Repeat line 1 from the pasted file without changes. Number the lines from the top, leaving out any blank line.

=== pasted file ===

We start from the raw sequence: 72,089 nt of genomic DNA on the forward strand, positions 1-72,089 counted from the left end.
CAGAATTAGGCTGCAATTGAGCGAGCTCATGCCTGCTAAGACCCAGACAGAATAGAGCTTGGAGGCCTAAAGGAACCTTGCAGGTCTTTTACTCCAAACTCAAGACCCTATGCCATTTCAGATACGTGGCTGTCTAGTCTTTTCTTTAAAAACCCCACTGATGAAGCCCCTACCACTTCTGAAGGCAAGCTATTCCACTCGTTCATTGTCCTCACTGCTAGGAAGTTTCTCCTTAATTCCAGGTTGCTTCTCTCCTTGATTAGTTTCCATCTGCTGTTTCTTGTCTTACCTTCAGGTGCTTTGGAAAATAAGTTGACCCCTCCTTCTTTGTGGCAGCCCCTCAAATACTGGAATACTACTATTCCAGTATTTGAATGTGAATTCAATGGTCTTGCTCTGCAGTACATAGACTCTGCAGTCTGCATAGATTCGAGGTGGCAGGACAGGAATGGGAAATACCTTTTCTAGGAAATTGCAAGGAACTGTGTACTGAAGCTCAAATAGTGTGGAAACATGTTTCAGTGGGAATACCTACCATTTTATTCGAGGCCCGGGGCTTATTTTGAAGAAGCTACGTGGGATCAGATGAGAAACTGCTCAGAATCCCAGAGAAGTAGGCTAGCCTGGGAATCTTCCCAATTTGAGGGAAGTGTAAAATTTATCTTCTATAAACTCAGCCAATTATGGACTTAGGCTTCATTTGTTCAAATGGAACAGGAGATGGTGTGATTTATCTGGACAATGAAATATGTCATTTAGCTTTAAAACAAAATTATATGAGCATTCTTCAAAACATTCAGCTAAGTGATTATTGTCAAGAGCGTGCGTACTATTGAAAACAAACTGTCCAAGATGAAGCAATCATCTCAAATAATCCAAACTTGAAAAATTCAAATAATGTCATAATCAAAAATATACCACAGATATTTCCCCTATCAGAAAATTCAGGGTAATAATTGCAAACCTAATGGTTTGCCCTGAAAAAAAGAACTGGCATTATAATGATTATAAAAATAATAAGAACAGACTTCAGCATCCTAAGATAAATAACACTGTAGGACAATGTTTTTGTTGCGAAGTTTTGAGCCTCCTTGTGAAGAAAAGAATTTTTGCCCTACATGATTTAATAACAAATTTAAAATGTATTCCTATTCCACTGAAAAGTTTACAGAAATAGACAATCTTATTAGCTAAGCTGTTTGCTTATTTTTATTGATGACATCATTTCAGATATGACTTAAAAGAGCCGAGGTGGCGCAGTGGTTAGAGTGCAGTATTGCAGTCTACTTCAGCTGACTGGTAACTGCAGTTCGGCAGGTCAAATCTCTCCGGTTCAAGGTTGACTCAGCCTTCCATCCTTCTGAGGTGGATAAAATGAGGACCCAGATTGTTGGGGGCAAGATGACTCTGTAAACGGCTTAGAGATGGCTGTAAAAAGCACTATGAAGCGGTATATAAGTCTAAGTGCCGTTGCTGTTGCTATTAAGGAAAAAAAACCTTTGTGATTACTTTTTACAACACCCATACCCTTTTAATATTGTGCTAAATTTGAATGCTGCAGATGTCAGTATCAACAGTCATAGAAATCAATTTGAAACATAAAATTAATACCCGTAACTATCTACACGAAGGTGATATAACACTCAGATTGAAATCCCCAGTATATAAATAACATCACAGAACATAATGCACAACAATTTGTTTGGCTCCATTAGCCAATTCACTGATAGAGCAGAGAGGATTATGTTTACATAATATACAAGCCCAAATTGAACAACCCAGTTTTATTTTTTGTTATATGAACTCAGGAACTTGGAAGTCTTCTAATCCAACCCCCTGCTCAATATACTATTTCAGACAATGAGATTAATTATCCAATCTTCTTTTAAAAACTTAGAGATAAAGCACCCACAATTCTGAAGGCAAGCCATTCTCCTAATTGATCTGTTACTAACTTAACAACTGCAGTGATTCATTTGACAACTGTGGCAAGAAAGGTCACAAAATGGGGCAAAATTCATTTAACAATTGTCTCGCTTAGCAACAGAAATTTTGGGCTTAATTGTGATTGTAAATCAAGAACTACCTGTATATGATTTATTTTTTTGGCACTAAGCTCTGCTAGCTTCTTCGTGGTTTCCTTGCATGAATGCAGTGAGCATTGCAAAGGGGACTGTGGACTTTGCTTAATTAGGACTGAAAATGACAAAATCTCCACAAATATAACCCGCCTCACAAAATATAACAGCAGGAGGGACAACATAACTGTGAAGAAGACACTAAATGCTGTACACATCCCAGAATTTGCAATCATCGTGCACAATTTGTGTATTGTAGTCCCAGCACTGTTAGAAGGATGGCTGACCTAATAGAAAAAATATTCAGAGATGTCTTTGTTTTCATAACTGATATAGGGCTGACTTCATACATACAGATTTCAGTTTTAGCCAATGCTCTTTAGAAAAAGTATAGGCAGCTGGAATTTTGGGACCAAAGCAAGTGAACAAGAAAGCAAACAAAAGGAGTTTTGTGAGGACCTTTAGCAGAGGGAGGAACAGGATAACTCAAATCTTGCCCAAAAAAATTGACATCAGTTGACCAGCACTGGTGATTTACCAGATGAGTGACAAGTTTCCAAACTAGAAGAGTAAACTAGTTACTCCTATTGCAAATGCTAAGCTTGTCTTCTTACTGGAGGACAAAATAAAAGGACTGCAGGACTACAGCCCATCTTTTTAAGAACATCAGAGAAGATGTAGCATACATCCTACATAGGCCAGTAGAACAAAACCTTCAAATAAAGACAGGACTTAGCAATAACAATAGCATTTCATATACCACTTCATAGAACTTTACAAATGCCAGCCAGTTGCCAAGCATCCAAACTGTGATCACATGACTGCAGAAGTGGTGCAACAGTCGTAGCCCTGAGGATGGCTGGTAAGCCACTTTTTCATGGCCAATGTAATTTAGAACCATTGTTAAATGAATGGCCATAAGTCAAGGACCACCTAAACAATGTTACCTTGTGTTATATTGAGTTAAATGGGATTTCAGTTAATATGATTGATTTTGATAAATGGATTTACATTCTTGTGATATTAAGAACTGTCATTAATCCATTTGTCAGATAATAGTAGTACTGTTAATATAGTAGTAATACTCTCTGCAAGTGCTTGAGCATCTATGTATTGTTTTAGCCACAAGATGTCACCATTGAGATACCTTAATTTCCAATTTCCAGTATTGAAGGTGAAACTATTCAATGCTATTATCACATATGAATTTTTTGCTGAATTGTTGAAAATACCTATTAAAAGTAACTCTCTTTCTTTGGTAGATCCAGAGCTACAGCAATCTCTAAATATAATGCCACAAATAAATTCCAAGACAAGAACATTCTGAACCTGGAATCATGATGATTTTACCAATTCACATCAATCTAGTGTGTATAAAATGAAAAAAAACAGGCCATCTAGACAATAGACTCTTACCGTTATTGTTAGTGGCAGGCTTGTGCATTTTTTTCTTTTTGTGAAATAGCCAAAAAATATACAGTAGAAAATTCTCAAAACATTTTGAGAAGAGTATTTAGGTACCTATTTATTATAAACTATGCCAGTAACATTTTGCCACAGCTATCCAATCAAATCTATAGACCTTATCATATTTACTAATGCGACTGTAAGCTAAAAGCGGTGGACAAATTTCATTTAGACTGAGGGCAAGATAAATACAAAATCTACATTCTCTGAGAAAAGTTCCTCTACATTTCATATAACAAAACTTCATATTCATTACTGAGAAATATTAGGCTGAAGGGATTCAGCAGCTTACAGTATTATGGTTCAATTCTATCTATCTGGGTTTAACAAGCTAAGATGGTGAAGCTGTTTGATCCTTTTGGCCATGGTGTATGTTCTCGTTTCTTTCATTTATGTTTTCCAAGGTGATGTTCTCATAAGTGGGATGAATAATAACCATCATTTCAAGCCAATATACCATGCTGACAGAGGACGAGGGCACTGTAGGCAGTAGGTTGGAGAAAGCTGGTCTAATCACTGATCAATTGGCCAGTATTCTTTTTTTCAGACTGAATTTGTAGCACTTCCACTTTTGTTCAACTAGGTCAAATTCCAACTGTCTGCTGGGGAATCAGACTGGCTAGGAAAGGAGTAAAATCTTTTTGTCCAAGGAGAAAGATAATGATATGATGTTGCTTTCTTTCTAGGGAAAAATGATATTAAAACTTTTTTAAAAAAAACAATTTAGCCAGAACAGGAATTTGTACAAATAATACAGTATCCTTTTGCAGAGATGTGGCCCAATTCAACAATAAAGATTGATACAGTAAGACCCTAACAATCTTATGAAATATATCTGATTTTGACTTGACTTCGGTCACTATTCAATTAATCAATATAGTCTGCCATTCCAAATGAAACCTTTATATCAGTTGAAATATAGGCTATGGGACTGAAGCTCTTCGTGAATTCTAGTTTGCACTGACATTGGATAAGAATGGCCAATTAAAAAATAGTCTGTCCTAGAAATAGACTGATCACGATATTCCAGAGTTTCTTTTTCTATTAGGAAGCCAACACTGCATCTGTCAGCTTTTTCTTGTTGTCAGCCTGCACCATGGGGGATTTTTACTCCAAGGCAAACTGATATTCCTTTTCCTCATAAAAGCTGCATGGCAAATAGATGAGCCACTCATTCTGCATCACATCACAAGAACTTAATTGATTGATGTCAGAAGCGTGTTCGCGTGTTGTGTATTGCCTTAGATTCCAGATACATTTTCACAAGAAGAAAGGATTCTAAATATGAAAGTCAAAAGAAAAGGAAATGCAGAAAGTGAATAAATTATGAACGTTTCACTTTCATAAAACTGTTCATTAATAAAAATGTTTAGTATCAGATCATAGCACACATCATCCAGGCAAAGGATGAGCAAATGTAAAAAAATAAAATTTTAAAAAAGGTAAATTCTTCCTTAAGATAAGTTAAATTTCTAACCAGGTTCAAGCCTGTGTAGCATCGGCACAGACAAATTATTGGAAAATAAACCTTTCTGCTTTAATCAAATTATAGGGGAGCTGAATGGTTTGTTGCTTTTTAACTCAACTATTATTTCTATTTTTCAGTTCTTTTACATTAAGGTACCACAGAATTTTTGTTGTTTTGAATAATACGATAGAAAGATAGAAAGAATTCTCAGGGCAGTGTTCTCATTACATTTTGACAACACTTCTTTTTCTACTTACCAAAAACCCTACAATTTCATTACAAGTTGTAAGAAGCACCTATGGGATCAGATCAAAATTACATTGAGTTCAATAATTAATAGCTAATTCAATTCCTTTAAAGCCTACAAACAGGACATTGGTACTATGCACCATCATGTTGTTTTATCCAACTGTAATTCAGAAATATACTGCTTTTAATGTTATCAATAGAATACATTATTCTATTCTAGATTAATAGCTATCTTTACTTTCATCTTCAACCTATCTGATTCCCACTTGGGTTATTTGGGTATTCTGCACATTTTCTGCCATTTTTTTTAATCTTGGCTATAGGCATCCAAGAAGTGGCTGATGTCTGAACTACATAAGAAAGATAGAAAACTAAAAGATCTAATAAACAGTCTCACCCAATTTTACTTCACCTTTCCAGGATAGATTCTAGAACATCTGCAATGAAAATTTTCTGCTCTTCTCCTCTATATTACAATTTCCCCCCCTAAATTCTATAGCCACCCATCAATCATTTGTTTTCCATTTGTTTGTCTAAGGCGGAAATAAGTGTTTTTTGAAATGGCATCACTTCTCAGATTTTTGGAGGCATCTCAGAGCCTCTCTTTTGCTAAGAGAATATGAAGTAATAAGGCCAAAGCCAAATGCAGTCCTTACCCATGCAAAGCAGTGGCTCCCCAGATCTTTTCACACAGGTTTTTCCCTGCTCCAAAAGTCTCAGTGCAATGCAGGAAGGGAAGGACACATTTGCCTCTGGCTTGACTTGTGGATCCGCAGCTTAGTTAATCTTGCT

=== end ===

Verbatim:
We start from the raw sequence: 72,089 nt of genomic DNA on the forward strand, positions 1-72,089 counted from the left end.